Virtual travel also strengthens family ties as the device bridges generational gaps. This entertaining approach brings all ages together around a common activity and encourages sharing. Similarly, the use of the equipment reopens the dialogue with the care teams without the need for a heavy set-up. Residents are invited to talk about their experiences and describe their sensations, which encourages social interaction and interactivity.
5. Relieving pain with an analgesic effect
Therapeutic virtual reality has been developed to combat pain and anxiety. Hunter Hoffman and his team at the University of Washington were the first to establish an environment designed to make procedures less anxiety-provoking. To this end, the SnowWorld programme offered burn patients the chance to wander through an icy canyon alongside penguins and mammoths. This immersive experience was a great success as it reduced pain by 35-50% according to a 2011 study by Hoffman et al.
Since then, the equipment has become lighter and the techniques more sophisticated. For example, the 2016 study by Jones et al reported a 100% relative reduction in pain during immersion for participating chronic pain sufferers and total relief for 33%. The analgesic effects persist even after the experience, as the results show a reduction in pain perception of about 33% following exposure.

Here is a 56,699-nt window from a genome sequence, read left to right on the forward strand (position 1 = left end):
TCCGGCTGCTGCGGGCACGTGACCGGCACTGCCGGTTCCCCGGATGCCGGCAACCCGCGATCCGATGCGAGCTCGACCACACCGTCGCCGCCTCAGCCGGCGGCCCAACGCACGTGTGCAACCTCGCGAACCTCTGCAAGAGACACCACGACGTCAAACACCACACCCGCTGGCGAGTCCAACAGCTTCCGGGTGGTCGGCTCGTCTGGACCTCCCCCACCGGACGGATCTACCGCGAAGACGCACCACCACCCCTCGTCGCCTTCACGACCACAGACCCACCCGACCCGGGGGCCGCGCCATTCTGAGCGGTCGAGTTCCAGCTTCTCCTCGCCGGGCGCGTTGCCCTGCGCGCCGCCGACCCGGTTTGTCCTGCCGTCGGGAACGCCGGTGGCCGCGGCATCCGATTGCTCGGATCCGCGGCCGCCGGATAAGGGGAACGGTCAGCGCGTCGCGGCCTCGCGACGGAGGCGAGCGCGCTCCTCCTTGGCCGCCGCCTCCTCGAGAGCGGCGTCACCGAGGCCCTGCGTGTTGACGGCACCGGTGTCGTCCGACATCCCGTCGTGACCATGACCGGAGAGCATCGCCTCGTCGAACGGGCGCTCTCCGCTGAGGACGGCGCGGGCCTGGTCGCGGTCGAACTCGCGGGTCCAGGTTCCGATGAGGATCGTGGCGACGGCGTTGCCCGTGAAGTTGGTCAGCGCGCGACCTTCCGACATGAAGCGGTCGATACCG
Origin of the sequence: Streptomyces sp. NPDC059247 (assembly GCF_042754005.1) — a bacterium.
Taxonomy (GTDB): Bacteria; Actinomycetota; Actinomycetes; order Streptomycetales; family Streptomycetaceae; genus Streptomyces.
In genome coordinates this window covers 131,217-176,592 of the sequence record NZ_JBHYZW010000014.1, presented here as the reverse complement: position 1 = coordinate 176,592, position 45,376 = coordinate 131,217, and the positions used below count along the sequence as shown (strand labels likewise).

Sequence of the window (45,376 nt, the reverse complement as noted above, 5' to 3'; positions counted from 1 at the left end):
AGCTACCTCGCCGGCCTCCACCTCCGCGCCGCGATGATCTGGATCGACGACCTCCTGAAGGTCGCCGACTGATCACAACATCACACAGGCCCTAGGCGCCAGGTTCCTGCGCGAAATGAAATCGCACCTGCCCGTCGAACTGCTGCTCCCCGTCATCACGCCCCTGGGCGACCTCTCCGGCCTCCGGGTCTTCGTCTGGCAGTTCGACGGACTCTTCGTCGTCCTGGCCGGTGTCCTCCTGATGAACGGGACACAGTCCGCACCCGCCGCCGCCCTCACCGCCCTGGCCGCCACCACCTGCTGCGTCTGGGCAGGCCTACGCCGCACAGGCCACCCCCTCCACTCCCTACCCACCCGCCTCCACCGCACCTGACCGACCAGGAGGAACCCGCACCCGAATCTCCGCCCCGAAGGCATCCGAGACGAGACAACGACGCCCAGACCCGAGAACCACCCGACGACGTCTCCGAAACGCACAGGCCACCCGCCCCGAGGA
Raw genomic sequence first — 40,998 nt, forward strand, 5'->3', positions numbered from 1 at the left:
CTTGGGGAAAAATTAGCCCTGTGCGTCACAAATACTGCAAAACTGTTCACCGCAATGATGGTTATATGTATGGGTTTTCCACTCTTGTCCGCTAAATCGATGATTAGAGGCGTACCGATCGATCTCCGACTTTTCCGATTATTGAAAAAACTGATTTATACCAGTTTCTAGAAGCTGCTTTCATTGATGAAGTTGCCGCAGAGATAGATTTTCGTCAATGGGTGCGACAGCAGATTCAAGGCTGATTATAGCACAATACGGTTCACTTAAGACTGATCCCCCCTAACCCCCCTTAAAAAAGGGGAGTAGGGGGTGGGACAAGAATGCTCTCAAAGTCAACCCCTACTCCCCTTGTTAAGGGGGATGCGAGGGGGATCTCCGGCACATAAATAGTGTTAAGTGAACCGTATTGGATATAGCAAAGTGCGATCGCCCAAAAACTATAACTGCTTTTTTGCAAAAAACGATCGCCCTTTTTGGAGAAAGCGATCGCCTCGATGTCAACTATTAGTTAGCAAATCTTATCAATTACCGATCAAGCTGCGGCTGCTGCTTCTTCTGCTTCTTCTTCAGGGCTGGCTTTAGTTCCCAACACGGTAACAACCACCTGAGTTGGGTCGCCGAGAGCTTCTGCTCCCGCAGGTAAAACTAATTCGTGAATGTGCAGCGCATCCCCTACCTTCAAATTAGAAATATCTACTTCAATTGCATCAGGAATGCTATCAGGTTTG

This formidable effectiveness has led to the widespread use of virtual reality in healthcare and the popularity of the VR device in the hospital. The Healthy Mind solution combines several principles to promote relaxation and limit analgesic medication. This is an incredible advantage in nursing homes to relieve residents’ pain while offering an effective non-drug alternative.
Residents of the Repotel EHPAD in Issy-les-Moulineaux have been using Healthy Mind virtual reality headsets since 2020. Baptiste Commagnac, director of the establishment, shares his impressions on the benefits of the device:
“We have observed beneficial effects in the residents concerned such as the calming of anxiety after the session, a feeling of satisfaction and a good impact on mood, positive expression and a desire to repeat the experience. These residents also see their cognitive functions stimulated (language and memory).”
Virtual reality in nursing homes reduces anxiety disorders, alleviates depressive symptoms, stimulates cognitive functions, revives memories and encourages communication with relatives and the care team. This innovative technology also has the advantage of being ergonomic and easy to set up. Would you like to try this device in your facility? We would be delighted to give you a demonstration.